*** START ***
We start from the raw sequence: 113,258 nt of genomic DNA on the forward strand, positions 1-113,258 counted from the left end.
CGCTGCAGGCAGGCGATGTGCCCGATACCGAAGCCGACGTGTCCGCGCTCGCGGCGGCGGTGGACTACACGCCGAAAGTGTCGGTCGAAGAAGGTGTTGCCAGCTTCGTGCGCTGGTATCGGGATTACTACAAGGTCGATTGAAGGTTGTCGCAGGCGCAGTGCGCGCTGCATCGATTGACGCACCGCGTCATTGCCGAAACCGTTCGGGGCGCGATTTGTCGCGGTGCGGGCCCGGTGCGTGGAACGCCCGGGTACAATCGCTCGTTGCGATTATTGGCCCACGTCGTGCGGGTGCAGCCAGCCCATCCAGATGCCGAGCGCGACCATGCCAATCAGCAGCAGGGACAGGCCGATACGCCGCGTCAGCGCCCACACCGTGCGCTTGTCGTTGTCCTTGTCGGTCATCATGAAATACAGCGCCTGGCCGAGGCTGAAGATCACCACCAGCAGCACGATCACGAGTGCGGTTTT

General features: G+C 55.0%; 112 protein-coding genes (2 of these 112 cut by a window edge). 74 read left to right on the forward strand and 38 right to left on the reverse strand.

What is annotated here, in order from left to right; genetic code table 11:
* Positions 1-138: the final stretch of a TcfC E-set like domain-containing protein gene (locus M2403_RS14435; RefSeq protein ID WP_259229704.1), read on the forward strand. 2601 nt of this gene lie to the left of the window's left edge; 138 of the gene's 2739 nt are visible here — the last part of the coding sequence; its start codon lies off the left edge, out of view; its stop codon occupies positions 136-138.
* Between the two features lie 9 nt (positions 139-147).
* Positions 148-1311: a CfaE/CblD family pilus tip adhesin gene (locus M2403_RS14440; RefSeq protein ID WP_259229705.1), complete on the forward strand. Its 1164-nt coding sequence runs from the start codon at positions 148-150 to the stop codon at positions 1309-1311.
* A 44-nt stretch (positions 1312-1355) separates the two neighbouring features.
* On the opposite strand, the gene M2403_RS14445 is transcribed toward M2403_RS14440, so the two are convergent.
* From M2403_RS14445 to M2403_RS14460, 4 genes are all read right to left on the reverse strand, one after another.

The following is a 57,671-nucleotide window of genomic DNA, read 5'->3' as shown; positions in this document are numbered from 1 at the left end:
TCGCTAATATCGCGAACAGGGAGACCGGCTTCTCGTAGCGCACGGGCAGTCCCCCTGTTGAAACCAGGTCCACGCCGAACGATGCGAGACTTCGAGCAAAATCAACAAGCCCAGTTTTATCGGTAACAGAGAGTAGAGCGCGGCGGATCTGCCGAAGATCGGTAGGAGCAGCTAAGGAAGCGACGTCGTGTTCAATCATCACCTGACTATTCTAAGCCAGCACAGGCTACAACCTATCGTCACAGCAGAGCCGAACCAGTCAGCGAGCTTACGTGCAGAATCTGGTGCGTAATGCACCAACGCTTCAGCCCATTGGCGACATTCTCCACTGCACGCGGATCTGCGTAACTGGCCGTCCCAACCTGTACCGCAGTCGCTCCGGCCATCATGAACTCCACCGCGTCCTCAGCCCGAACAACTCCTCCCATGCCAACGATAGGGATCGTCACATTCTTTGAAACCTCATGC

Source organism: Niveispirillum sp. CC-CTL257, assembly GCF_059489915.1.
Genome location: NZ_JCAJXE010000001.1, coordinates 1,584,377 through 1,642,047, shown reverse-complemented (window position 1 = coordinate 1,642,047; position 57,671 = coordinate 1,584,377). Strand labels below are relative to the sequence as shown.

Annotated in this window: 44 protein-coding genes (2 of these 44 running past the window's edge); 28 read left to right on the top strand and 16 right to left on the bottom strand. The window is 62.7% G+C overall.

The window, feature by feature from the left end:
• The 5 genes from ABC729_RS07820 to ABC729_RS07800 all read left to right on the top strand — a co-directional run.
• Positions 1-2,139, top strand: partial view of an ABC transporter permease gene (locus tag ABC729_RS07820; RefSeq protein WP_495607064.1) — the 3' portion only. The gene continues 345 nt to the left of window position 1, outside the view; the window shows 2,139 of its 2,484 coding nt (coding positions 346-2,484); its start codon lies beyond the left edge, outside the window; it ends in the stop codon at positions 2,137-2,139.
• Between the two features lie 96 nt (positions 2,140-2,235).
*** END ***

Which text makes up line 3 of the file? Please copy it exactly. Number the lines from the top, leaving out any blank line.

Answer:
General features: G+C 55.0%; 112 protein-coding genes (2 of these 112 cut by a window edge). 74 read left to right on the forward strand and 38 right to left on the reverse strand.